Until 65 million years ago, dinosaurs ruled the land and huge marine reptiles ruled the oceans. Mammals were small creatures, no larger than badgers, who spent their lives dodging the jaws of hungry dinosaurs. Then one or more catastrophic events wiped out the dinosaurs and large marine reptiles. However many small mammals managed to survive this extinction event.
5 million years later, at the start of the Eocene, vast stores of methane were released from the ocean. Methane is a greenhouse gas, twenty times more powerful than carbon dioxide. Rapid and extreme global warming followed and the Eocene soon became the warmest time in Earth's recent history.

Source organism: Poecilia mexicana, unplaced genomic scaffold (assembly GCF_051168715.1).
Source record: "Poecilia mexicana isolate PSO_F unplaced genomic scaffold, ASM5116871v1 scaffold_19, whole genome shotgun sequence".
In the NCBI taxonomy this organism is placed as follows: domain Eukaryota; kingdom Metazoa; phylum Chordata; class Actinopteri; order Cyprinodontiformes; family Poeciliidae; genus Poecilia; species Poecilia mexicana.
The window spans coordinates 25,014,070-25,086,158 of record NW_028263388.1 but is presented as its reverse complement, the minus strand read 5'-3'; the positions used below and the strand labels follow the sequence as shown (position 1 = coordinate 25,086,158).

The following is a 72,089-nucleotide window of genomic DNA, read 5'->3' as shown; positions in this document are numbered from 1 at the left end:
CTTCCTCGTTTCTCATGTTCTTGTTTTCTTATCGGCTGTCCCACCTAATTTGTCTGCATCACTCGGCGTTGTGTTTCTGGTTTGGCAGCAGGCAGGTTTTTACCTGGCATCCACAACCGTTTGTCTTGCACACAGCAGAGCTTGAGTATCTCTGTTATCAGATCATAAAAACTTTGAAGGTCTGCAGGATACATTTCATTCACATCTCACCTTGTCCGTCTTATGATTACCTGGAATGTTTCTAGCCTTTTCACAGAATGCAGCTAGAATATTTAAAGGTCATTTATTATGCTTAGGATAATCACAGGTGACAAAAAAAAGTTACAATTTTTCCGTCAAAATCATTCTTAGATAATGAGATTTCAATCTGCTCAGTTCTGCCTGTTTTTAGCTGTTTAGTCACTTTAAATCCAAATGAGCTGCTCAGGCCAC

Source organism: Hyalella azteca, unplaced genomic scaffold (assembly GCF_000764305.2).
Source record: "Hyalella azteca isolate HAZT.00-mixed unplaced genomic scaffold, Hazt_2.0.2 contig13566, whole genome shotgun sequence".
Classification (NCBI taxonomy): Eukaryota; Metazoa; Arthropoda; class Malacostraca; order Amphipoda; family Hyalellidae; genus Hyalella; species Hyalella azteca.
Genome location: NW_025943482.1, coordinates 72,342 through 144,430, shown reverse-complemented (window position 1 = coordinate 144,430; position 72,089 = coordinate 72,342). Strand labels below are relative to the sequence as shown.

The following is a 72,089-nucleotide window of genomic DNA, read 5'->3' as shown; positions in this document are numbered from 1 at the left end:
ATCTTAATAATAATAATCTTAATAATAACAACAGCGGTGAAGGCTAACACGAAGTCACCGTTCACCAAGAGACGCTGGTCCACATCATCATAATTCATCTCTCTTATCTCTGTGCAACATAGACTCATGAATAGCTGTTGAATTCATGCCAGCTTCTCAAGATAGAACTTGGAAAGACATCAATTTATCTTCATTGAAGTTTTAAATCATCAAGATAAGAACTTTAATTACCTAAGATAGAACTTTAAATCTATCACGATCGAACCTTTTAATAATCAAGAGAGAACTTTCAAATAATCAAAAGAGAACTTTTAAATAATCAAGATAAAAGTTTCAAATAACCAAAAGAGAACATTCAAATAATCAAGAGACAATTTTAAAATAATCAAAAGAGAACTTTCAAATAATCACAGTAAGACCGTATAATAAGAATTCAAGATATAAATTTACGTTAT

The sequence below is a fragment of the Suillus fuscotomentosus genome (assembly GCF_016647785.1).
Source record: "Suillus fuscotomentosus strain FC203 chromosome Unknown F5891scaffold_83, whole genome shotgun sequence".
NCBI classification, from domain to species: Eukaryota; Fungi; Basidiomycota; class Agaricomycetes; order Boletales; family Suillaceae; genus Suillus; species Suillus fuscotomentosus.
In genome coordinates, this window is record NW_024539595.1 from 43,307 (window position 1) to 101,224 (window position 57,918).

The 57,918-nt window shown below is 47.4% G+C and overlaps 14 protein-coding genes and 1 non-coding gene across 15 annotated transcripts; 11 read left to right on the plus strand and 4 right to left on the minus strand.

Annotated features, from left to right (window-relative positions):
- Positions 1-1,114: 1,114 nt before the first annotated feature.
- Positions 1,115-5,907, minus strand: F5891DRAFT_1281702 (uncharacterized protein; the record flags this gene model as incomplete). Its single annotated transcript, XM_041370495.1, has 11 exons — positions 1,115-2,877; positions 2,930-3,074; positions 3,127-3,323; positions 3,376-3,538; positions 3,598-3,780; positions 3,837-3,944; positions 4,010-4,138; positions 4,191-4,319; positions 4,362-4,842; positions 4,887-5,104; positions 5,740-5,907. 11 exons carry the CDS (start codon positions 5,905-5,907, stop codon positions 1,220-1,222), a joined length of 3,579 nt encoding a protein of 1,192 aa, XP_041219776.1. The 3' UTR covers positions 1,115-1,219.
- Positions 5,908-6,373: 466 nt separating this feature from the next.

The mammals flourished in the warm climate, and a period of rapid evolution followed. Animals ranging from the first recognisable forms of horses, rodents, bats and primates appeared, along with a bizarre menagerie of evolutionary dead ends.
In these warm humid conditions, forests spread from pole to pole, and crocodiles bathed in the warm waters off Greenland. The continents moved closer to the positions they're in today and India began its collision with Asia, marking the start of the creation of the Himalayas.